“We found, in being able to connect with other state policy teams’ similar and different challenges, [that] being able to discuss those together helps us see how other states have tackled problems that we may have to confront in the future,” said Susan Wood, vice chancellor of Academic Services and Research at the Virginia Community College System.
Looking ahead, the Virginia Community College System has established “Achieve 2015,” a strategic plan that outlines its goal to achieve a 50-percent increase in the number of community college students who earn degrees, transfer to four-year institutions, or earn a workforce credential. Virginia aspires to increase the number of low-income students achieving these same standards by 75 percent.
Meredith Archer Hatch, associate director of programs for Achieving the Dream, said she believes that the collaborative reform and equity efforts that occur within the Postsecondary State Policy Network allow states to produce significant, substantial results.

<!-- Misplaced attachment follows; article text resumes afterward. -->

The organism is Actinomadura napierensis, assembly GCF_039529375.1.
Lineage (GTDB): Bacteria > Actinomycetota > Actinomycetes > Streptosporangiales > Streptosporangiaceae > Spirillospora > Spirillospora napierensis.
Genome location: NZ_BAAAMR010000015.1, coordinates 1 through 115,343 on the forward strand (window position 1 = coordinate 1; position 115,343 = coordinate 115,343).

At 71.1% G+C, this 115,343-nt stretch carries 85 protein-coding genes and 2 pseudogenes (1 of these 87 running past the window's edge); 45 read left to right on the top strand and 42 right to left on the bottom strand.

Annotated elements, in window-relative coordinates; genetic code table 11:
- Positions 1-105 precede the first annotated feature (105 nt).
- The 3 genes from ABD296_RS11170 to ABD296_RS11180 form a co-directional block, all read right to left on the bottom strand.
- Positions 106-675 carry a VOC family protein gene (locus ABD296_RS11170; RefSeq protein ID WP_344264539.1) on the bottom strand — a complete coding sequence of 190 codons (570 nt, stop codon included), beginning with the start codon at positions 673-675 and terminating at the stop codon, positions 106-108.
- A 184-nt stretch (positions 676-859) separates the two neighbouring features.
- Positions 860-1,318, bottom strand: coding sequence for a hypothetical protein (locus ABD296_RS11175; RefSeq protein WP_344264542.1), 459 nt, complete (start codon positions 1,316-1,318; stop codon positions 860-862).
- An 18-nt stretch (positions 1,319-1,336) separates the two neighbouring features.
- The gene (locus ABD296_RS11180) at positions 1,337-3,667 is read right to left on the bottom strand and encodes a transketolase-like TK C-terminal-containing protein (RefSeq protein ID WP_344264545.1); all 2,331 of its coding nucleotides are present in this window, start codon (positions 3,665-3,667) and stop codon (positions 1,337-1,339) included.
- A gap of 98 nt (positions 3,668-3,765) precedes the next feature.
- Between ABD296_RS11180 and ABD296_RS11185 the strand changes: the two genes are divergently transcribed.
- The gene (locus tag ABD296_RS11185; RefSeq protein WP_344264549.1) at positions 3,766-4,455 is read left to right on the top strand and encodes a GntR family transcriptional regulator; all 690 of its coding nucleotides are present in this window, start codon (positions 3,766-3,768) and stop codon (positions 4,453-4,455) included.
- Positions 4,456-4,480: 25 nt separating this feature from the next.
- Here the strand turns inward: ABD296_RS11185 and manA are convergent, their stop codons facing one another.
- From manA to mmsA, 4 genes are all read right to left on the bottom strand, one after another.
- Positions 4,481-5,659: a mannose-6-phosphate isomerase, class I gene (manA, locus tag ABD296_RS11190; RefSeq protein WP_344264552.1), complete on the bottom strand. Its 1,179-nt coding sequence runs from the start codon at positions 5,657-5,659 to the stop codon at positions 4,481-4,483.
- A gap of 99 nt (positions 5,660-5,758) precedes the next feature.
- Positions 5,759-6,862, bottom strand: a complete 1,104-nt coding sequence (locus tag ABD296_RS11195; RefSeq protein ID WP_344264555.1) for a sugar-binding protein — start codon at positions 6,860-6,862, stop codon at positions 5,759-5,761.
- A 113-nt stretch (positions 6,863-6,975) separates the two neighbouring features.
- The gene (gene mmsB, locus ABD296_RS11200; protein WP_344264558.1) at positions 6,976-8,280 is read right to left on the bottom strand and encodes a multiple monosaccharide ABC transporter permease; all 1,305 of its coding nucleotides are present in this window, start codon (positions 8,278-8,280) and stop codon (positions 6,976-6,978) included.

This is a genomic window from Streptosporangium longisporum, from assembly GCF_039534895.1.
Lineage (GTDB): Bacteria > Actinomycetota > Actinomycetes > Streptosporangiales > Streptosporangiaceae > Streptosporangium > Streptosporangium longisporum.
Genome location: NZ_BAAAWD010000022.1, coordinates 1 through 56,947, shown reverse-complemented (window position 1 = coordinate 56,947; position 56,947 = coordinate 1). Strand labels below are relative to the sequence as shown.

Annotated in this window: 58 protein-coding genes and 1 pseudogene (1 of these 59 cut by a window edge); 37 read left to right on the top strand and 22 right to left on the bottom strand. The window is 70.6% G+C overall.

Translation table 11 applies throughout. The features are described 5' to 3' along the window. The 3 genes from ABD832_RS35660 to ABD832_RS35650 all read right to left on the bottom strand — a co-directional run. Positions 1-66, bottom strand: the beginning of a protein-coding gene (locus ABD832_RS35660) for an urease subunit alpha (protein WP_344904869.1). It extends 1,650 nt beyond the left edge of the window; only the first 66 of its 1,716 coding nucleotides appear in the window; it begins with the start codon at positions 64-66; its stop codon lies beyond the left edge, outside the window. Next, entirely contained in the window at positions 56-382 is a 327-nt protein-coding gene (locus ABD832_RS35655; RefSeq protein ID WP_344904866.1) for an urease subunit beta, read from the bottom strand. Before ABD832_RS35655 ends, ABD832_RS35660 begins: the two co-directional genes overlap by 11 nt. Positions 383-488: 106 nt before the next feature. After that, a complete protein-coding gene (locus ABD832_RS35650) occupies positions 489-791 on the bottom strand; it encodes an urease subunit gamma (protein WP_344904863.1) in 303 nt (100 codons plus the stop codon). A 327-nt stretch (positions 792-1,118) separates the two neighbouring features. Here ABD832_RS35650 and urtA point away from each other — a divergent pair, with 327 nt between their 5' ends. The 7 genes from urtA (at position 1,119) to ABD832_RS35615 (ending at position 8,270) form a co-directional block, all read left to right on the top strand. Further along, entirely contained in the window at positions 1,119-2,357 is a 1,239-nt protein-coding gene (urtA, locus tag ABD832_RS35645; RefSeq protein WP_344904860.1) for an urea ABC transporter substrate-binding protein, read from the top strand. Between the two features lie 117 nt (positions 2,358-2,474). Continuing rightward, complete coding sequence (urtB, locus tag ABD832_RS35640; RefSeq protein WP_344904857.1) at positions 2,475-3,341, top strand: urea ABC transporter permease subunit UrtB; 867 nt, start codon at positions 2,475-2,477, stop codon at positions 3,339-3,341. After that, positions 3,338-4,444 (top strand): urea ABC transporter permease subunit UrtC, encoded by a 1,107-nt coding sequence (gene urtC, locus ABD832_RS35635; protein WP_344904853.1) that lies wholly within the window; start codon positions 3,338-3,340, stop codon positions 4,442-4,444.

“I think [the Postsecondary State Policy Network] is an important continuation of exceptional state policy,” said Hatch. “As the network grows and gains more experience in creating supportive policies, we’re seeing success and evidence-based growth. I think at this point, the states in the network have participated for a number of years, and I think that that really allows for a pretty robust collaboration.”
The Postsecondary State Policy Network meets four times a year. Twice a year, states construct a state policy team comprised of education stakeholders like administrators and college presidents. These policy teams join forces to update one another on their state’s individual goals and processes.